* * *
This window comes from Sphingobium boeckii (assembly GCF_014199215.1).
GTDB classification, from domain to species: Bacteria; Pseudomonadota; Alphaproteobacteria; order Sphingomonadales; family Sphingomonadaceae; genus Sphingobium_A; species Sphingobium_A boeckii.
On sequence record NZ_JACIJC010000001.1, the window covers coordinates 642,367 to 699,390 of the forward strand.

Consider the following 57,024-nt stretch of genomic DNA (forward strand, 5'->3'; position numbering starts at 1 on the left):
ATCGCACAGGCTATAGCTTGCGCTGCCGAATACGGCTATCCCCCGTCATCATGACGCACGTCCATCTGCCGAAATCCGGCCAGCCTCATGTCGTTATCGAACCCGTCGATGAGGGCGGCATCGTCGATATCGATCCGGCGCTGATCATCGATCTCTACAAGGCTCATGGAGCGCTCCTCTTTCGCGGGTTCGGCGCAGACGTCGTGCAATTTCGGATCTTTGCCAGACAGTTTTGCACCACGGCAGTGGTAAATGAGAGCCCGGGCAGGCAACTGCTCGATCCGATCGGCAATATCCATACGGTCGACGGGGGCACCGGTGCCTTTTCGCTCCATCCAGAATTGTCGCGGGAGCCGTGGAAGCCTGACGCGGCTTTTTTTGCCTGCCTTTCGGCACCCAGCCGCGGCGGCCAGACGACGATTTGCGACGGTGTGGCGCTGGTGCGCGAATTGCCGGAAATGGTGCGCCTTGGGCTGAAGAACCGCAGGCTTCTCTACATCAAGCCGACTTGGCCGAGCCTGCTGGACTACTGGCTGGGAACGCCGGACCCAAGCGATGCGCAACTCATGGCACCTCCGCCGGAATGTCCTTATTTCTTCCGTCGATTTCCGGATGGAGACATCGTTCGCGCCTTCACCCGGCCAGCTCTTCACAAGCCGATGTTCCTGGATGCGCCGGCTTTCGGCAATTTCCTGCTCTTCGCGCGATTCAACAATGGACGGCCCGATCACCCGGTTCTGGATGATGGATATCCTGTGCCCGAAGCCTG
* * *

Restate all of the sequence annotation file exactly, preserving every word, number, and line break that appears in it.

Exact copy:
This window comes from Sphingobium boeckii (assembly GCF_014199215.1).
GTDB classification, from domain to species: Bacteria; Pseudomonadota; Alphaproteobacteria; order Sphingomonadales; family Sphingomonadaceae; genus Sphingobium_A; species Sphingobium_A boeckii.
On sequence record NZ_JACIJC010000001.1, the window covers coordinates 642,367 to 699,390 of the forward strand.

Consider the following 57,024-nt stretch of genomic DNA (forward strand, 5'->3'; position numbering starts at 1 on the left):
ATCGCACAGGCTATAGCTTGCGCTGCCGAATACGGCTATCCCCCGTCATCATGACGCACGTCCATCTGCCGAAATCCGGCCAGCCTCATGTCGTTATCGAACCCGTCGATGAGGGCGGCATCGTCGATATCGATCCGGCGCTGATCATCGATCTCTACAAGGCTCATGGAGCGCTCCTCTTTCGCGGGTTCGGCGCAGACGTCGTGCAATTTCGGATCTTTGCCAGACAGTTTTGCACCACGGCAGTGGTAAATGAGAGCCCGGGCAGGCAACTGCTCGATCCGATCGGCAATATCCATACGGTCGACGGGGGCACCGGTGCCTTTTCGCTCCATCCAGAATTGTCGCGGGAGCCGTGGAAGCCTGACGCGGCTTTTTTTGCCTGCCTTTCGGCACCCAGCCGCGGCGGCCAGACGACGATTTGCGACGGTGTGGCGCTGGTGCGCGAATTGCCGGAAATGGTGCGCCTTGGGCTGAAGAACCGCAGGCTTCTCTACATCAAGCCGACTTGGCCGAGCCTGCTGGACTACTGGCTGGGAACGCCGGACCCAAGCGATGCGCAACTCATGGCACCTCCGCCGGAATGTCCTTATTTCTTCCGTCGATTTCCGGATGGAGACATCGTTCGCGCCTTCACCCGGCCAGCTCTTCACAAGCCGATGTTCCTGGATGCGCCGGCTTTCGGCAATTTCCTGCTCTTCGCGCGATTCAACAATGGACGGCCCGATCACCCGGTTCTGGATGATGGATATCCTGTGCCCGAAGCCTG